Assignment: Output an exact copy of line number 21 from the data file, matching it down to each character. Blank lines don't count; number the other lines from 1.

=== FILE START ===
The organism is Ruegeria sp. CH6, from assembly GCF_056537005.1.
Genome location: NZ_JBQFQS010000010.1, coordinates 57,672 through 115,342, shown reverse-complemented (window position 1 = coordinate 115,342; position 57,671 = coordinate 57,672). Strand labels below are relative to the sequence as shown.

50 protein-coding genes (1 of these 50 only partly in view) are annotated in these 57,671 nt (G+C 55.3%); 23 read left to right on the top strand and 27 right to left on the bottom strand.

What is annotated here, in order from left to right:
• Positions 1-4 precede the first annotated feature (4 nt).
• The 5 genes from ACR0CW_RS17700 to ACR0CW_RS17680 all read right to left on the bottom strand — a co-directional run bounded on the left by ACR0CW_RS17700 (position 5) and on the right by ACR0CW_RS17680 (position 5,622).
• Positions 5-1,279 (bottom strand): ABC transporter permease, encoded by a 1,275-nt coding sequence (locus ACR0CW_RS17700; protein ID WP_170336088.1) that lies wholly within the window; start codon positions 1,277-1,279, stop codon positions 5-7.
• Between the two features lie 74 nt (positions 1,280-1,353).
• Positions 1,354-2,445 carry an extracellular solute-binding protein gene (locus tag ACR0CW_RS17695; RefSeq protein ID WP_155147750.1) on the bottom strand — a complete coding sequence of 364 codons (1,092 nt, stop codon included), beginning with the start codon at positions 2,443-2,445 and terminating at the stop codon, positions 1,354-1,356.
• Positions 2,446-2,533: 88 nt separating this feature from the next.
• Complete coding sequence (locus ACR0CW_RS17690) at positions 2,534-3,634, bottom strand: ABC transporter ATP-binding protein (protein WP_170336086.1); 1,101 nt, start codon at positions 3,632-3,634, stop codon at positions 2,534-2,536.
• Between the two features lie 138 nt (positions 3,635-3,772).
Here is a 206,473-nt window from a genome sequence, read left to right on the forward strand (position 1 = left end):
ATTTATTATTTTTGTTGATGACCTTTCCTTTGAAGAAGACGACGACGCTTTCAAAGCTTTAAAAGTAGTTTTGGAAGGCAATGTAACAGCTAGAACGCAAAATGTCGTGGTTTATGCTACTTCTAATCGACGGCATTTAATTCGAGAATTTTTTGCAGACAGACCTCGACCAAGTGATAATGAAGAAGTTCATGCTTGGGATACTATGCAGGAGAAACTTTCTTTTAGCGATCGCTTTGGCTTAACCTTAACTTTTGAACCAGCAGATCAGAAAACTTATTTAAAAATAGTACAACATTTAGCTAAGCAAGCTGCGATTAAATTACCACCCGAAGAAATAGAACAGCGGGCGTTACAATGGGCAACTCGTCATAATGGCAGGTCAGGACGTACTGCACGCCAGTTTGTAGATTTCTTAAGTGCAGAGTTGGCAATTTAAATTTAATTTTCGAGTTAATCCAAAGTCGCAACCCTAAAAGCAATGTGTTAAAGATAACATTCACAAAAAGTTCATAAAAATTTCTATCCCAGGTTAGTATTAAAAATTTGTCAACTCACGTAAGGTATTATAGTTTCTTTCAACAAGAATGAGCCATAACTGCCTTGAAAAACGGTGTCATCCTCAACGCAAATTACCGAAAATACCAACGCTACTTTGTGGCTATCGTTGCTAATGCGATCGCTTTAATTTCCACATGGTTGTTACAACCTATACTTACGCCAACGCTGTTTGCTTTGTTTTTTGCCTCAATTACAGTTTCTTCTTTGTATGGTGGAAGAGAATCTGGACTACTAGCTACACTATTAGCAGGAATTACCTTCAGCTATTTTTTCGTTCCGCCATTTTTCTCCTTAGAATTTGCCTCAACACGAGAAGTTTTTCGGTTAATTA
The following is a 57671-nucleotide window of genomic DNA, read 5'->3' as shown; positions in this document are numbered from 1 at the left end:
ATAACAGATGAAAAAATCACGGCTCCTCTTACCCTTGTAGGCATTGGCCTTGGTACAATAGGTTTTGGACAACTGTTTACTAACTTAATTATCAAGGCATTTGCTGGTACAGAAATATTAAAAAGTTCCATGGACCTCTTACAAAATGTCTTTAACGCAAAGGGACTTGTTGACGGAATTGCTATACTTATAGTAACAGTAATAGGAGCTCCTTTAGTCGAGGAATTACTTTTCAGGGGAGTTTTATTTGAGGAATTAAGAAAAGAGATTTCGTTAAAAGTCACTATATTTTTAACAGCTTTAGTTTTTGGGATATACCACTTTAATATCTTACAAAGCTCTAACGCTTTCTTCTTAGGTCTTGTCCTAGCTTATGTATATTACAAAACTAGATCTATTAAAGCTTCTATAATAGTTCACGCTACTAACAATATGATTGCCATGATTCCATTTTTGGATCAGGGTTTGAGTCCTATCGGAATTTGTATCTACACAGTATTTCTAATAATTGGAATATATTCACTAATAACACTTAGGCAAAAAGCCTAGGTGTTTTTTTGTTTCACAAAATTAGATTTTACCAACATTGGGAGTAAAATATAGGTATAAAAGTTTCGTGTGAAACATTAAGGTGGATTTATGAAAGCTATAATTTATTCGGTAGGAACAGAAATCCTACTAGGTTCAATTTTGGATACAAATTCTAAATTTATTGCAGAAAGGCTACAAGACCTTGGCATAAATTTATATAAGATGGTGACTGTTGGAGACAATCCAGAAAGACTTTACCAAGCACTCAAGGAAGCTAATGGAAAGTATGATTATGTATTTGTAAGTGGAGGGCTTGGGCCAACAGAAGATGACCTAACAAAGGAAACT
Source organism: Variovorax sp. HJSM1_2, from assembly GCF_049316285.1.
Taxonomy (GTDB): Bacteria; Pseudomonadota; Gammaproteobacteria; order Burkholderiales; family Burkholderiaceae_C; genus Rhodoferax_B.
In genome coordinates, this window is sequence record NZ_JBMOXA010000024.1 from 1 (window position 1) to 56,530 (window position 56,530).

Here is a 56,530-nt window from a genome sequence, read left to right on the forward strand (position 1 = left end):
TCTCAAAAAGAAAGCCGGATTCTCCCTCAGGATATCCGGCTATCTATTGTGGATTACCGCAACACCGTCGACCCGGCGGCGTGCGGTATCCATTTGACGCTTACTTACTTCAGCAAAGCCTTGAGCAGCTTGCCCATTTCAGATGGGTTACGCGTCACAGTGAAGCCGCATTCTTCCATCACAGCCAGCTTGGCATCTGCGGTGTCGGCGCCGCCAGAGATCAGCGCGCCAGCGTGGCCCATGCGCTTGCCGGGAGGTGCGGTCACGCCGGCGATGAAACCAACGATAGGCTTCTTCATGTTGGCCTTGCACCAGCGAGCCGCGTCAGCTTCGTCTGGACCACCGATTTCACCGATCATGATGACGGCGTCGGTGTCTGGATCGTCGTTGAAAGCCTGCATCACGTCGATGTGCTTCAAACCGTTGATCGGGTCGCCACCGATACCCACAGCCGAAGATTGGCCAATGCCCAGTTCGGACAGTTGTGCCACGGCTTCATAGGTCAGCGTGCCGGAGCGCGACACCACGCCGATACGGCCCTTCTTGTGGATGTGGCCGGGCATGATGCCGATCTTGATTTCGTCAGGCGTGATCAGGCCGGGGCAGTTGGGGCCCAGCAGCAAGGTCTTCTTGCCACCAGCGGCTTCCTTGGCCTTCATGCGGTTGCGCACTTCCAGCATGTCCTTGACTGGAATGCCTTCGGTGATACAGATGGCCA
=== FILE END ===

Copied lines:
TCTCAAAAAGAAAGCCGGATTCTCCCTCAGGATATCCGGCTATCTATTGTGGATTACCGCAACACCGTCGACCCGGCGGCGTGCGGTATCCATTTGACGCTTACTTACTTCAGCAAAGCCTTGAGCAGCTTGCCCATTTCAGATGGGTTACGCGTCACAGTGAAGCCGCATTCTTCCATCACAGCCAGCTTGGCATCTGCGGTGTCGGCGCCGCCAGAGATCAGCGCGCCAGCGTGGCCCATGCGCTTGCCGGGAGGTGCGGTCACGCCGGCGATGAAACCAACGATAGGCTTCTTCATGTTGGCCTTGCACCAGCGAGCCGCGTCAGCTTCGTCTGGACCACCGATTTCACCGATCATGATGACGGCGTCGGTGTCTGGATCGTCGTTGAAAGCCTGCATCACGTCGATGTGCTTCAAACCGTTGATCGGGTCGCCACCGATACCCACAGCCGAAGATTGGCCAATGCCCAGTTCGGACAGTTGTGCCACGGCTTCATAGGTCAGCGTGCCGGAGCGCGACACCACGCCGATACGGCCCTTCTTGTGGATGTGGCCGGGCATGATGCCGATCTTGATTTCGTCAGGCGTGATCAGGCCGGGGCAGTTGGGGCCCAGCAGCAAGGTCTTCTTGCCACCAGCGGCTTCCTTGGCCTTCATGCGGTTGCGCACTTCCAGCATGTCCTTGACTGGAATGCCTTCGGTGATACAGATGGCCA